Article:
## Is axiom of choice equivalent to well-ordering theorem?

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In mathematics, the well-ordering theorem, also known as Zermelo’s theorem, states that every set can be well-ordered. The well-ordering theorem together with Zorn’s lemma are the most important mathematical statements that are equivalent to the axiom of choice (often called AC, see also Axiom of choice § Equivalents).

### Is the well-ordering principle true?

As pointed out in the introduction, not every ordered set is well-ordered, but it is in fact true that every set has an ordering under which it is well-ordered, if one assumes the axiom of choice.

#### Does the well-ordering principle have a proof?

The proof is by well ordering. Let C be the set of all integers greater than one that cannot be factored as a product of primes. We assume C is not empty and derive a contradiction. If C is not empty, there is a least element, n 2 C, by well ordering.

**What is the meaning of axiom of choice?**

The axiom of choice is an axiom in set theory with wide-reaching and sometimes counterintuitive consequences. It states that for any collection of sets, one can construct a new set containing an element from each set in the original collection. In other words, one can choose an element from each set in the collection.

**Why is Zorn’s lemma equivalent to axiom of choice?**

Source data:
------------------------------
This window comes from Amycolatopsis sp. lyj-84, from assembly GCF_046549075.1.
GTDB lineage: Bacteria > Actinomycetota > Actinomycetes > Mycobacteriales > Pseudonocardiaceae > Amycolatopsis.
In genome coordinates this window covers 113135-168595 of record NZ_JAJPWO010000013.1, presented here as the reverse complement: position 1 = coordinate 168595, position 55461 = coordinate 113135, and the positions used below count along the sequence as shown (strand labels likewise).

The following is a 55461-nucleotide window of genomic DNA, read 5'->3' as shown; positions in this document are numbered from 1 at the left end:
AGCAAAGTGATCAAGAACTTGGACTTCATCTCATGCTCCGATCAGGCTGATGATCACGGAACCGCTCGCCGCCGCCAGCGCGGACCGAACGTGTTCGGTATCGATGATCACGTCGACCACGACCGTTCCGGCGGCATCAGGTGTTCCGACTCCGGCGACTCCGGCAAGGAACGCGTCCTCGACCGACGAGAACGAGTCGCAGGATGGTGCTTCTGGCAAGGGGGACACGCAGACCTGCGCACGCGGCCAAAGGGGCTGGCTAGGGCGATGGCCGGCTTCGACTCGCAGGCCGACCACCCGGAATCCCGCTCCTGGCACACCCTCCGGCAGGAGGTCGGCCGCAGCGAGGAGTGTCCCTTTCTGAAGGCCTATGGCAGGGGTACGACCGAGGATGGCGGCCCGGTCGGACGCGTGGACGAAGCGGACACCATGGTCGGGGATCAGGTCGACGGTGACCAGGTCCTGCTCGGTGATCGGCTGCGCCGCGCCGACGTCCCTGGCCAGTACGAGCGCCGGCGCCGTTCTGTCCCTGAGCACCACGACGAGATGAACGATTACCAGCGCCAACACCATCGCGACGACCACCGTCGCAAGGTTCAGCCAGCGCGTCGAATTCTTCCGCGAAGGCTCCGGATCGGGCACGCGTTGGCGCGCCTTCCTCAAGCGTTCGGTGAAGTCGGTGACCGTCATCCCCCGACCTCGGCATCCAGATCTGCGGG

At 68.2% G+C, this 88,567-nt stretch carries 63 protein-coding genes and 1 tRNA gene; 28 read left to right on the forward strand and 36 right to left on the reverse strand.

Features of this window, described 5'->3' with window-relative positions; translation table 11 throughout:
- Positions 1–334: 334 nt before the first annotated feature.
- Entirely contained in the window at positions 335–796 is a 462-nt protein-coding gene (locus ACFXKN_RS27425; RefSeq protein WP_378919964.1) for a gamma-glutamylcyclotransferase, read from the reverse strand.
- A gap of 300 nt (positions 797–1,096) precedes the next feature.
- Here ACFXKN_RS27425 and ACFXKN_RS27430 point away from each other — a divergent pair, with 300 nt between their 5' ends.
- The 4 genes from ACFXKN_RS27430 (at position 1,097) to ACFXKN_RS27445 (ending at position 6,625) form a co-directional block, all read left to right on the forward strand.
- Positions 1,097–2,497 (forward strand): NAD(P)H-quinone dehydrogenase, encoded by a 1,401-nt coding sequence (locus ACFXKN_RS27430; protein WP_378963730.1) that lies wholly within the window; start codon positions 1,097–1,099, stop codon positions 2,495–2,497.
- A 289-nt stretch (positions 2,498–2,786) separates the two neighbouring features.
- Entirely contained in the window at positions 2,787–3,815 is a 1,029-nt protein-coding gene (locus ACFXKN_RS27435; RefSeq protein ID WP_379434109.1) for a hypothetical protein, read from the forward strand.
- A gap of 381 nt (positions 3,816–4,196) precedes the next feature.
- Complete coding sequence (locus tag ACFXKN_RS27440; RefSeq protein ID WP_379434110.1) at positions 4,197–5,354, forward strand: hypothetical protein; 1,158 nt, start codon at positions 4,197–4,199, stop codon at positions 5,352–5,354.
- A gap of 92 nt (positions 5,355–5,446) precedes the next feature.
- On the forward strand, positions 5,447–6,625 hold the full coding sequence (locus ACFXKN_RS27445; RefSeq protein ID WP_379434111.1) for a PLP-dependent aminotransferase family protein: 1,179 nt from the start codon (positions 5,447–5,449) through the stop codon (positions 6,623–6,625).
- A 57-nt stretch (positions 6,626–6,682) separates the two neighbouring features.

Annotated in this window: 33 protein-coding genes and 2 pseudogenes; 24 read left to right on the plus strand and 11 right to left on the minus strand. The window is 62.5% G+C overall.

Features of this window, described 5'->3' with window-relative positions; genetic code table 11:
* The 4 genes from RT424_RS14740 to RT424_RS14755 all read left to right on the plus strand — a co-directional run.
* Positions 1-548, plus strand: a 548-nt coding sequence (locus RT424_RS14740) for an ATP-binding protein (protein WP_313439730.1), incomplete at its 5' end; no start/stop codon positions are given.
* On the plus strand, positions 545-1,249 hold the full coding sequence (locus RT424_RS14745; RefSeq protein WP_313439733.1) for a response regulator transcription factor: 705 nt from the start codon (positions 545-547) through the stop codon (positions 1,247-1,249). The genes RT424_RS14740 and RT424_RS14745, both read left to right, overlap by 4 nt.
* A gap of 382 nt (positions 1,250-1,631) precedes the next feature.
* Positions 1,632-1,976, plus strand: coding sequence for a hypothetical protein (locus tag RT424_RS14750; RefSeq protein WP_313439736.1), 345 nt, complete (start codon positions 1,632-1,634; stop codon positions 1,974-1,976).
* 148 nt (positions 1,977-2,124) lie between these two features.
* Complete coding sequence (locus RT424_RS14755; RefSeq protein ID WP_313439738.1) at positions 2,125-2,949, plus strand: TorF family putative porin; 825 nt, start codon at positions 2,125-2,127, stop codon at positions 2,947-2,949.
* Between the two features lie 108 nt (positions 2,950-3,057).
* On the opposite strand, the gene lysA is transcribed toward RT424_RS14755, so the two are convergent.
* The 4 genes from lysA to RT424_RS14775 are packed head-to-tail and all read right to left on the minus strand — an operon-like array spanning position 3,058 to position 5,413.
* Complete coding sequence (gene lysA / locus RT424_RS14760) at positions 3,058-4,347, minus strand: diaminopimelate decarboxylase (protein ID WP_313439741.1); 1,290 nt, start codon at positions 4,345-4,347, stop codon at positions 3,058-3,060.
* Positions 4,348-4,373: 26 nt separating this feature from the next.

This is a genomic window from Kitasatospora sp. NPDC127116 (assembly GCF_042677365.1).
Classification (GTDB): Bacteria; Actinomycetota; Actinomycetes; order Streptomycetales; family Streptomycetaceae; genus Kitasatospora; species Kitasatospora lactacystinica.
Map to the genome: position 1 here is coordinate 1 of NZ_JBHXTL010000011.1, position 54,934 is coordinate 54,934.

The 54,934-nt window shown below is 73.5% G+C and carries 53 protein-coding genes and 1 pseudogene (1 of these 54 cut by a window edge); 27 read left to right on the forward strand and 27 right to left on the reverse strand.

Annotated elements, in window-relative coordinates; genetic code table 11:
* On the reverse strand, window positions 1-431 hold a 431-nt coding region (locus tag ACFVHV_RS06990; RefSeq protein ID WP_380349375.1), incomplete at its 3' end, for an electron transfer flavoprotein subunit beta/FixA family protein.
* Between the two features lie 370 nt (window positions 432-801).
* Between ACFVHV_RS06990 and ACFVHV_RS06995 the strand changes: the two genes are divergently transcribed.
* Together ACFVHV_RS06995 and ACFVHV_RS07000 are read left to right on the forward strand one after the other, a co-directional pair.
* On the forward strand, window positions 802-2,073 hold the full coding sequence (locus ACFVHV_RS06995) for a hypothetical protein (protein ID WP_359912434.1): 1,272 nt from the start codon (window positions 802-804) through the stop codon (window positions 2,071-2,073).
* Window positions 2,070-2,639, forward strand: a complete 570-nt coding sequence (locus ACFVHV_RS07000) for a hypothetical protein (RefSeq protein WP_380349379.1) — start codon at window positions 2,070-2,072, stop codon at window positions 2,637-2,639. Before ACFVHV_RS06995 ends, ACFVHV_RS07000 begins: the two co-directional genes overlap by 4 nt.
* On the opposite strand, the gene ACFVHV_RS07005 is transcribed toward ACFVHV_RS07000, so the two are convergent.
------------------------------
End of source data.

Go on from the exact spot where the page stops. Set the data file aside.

Zorn’s lemma is equivalent to the well-ordering theorem and also to the axiom of choice, in the sense that within ZF (Zermelo–Fraenkel set theory without the axiom of choice) any one of the three is sufficient to prove the other two.

## Why is Z not well-ordered?

Then x−1∈Z. But x−1contradicts the supposition that x∈Z is a smallest element. Hence there can be no such smallest element. So by Proof by Contradiction, Z is not well-ordered by ≤.

### What does well-ordered mean in math?

In mathematics, a well-order (or well-ordering or well-order relation) on a set S is a total order on S with the property that every non-empty subset of S has a least element in this ordering. The set S together with the well-order relation is then called a well-ordered set.

#### How do you use axiom of choice?

The axiom of choice allows us to pick elements from ‘indexed sets’. When dealing with ‘finite things’, this seems kinda obvious. For instance, if A={1,2,3}, B={3,4,5}, and C={5,6}, then it is easy to pick an element from each. Just pick, say, 1 from A, 3 from B, and 6 from C.

**What is meant by well-ordering?**

Definition of well-ordered 1 : having an orderly procedure or arrangement a well-ordered household. 2 : partially ordered with every subset containing a first element and exactly one of the relationships “greater than,” “less than,” or “equal to” holding for any given pair of elements.

**Why do we need axiom of choice?**

The Axiom of Choice tells us that there is a set containing an element from each of the sets in the bag. Basically, this allows us to meaningfully extract elements from infinitely large collections of sets. In fact, it allows us to do this even if each set contains an infinite number of elements themselves!